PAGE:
Every day of the week, Davide set aside a time for theoretical research. He wanted to make sure that the students would gain a solid understanding of the theoretical framework he had built for the course. They would sit around the table, and Davide would read aloud the scholarly article he had written about sacrifice. It is a 50-page article synthesizing various theories and viewpoints to discuss the nature, variations, and functions of sacrifice in the human community and its relation to theatre. I’m not going to give any more details about the article since Davide is still working on it for publication.

As they read on the article, the students asked many interesting, poignant questions to clarify Davide’s points of view and to express their views and interests.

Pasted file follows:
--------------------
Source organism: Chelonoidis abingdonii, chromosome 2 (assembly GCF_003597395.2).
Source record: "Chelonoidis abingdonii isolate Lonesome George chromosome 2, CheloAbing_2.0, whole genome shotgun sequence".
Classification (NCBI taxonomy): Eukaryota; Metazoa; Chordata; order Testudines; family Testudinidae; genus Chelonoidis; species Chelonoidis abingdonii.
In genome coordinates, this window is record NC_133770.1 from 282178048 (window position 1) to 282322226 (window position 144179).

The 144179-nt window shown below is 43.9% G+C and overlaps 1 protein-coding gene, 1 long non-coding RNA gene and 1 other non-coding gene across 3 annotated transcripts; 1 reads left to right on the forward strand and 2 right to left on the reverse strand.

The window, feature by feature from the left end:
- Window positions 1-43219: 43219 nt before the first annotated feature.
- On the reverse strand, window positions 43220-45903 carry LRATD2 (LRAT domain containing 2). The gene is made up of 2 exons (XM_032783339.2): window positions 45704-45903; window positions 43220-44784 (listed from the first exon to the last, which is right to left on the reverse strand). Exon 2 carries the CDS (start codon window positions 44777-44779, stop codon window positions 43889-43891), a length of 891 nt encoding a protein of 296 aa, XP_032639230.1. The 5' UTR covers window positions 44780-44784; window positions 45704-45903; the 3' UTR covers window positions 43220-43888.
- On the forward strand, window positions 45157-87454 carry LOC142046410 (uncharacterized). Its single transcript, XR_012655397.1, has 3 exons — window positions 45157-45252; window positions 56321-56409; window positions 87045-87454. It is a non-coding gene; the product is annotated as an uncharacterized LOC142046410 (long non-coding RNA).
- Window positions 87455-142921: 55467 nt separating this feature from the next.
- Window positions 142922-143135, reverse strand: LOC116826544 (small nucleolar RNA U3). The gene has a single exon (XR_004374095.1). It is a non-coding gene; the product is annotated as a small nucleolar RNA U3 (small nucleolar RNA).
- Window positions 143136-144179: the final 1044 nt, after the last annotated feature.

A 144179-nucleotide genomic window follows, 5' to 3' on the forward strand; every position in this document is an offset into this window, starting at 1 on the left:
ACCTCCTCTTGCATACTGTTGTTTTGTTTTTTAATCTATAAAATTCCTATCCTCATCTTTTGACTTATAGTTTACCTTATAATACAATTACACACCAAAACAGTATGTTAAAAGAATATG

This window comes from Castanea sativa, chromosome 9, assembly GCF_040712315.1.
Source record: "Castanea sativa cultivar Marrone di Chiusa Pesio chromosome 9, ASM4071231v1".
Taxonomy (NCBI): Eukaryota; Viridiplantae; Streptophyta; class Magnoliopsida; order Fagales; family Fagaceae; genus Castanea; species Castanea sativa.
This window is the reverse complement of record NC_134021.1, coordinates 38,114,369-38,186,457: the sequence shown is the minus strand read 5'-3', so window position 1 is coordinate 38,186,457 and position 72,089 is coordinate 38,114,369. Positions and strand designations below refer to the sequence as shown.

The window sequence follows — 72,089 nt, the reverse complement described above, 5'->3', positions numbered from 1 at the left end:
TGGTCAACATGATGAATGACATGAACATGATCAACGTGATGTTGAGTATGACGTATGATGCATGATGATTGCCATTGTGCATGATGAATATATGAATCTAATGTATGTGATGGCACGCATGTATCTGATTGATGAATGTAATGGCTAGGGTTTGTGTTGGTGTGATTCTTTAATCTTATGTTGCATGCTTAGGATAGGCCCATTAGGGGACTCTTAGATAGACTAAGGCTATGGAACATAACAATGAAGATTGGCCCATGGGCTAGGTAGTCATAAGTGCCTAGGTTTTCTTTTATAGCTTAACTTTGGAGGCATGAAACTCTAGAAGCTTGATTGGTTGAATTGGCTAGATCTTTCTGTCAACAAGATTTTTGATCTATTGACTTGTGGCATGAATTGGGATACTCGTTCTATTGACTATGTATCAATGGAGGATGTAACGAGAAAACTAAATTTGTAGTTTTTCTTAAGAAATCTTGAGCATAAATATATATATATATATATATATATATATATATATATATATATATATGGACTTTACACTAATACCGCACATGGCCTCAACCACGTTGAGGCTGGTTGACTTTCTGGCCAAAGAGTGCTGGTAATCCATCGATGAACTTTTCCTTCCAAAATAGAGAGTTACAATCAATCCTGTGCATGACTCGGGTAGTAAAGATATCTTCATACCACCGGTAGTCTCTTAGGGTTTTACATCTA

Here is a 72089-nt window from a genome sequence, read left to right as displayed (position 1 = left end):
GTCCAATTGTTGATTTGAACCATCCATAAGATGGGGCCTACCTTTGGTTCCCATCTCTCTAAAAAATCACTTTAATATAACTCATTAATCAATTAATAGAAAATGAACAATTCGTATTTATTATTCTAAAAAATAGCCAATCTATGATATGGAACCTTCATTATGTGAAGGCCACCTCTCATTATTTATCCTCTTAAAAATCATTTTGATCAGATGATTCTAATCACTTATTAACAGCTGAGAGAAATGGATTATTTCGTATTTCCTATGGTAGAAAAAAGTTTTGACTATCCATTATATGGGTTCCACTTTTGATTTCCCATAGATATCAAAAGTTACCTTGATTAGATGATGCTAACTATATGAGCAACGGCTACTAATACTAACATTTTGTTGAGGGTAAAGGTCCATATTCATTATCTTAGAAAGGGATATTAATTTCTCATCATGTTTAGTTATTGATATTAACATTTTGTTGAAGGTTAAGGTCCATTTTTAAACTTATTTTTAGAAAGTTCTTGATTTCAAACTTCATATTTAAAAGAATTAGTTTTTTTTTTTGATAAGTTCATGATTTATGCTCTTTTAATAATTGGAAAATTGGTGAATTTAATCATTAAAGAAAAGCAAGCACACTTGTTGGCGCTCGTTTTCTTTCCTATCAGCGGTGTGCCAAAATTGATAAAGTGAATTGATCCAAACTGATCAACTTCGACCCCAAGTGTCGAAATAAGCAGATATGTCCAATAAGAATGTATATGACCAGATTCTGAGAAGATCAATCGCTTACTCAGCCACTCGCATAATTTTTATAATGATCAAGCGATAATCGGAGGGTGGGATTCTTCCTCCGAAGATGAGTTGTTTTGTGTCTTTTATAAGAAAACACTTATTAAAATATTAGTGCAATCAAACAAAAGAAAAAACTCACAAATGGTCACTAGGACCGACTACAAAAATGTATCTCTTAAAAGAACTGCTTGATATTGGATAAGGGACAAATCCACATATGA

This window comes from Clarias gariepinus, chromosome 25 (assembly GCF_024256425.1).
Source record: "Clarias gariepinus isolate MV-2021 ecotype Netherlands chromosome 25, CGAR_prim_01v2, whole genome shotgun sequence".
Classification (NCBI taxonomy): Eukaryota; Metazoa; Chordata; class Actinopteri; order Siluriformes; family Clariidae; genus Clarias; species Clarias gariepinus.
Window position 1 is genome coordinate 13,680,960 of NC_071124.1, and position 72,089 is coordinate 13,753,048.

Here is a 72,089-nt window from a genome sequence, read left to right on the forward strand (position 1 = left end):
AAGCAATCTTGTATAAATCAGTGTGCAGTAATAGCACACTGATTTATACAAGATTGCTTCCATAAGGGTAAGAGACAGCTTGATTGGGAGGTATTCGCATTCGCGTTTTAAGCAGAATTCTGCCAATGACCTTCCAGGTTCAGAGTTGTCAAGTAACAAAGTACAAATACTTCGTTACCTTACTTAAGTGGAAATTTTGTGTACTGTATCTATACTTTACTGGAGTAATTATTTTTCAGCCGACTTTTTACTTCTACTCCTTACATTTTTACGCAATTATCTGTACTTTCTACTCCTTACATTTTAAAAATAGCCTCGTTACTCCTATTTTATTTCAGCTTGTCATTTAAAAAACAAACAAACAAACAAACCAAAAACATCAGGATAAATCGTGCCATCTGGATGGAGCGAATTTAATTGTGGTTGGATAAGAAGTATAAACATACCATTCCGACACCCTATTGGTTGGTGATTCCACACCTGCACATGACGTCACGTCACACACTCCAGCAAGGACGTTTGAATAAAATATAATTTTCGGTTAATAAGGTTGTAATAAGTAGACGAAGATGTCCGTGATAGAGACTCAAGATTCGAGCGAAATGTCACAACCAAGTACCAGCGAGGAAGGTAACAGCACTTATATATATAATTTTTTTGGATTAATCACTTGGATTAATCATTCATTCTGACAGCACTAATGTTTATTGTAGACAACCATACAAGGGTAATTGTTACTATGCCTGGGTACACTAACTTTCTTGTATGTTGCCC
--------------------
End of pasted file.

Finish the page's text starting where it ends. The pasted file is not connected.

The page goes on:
The general consensus was that we should acknowledge that violence is a very complex subject with so many layers and nuances attached to it. Instead of resorting to moral or ethical judgment, we should observe it for what it is and try to see “what’s behind” violence, the bigger context that gives birth to violence.

At the end of the week, with all the thinking and discussing violence, the students seemed overwhelmed with information.

“What is violence really?”

“Why are we trying to represent violence on stage? What’s the meaning?”

“Could we ever get out of violence?”

As much as it might feel confusing and daunting to have all those questions and no answer, uncertainty and mystery are a great start for a worthwhile journey, I think.

As a Bohemian-Austrian poet Rainer Maria Rilke said,

Be patient toward all that is unsolved in your heart and try to love the questions themselves, like locked rooms and like books that are now written in a very foreign tongue. Do not now seek the answers, which cannot be given you because you would not be able to live them. And the point is, to live everything. Live the questions now. Perhaps you will then gradually, without noticing it, live along some distant day into the answer.

(from Letters to a Young Poet)


Onto the second week!